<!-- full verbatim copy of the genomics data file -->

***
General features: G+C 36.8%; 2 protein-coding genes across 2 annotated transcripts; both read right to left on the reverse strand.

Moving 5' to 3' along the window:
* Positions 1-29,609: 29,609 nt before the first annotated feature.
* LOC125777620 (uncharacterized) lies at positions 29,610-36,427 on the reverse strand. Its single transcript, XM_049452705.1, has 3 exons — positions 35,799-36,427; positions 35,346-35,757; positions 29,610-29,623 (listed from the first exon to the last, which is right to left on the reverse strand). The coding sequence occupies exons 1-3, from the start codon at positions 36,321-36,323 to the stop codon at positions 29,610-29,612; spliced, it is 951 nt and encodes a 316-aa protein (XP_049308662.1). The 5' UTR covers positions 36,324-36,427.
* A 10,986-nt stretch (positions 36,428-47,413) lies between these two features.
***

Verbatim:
General features: G+C 36.8%; 2 protein-coding genes across 2 annotated transcripts; both read right to left on the reverse strand.

Moving 5' to 3' along the window:
* Positions 1-29,609: 29,609 nt before the first annotated feature.
* LOC125777620 (uncharacterized) lies at positions 29,610-36,427 on the reverse strand. Its single transcript, XM_049452705.1, has 3 exons — positions 35,799-36,427; positions 35,346-35,757; positions 29,610-29,623 (listed from the first exon to the last, which is right to left on the reverse strand). The coding sequence occupies exons 1-3, from the start codon at positions 36,321-36,323 to the stop codon at positions 29,610-29,612; spliced, it is 951 nt and encodes a 316-aa protein (XP_049308662.1). The 5' UTR covers positions 36,324-36,427.
* A 10,986-nt stretch (positions 36,428-47,413) lies between these two features.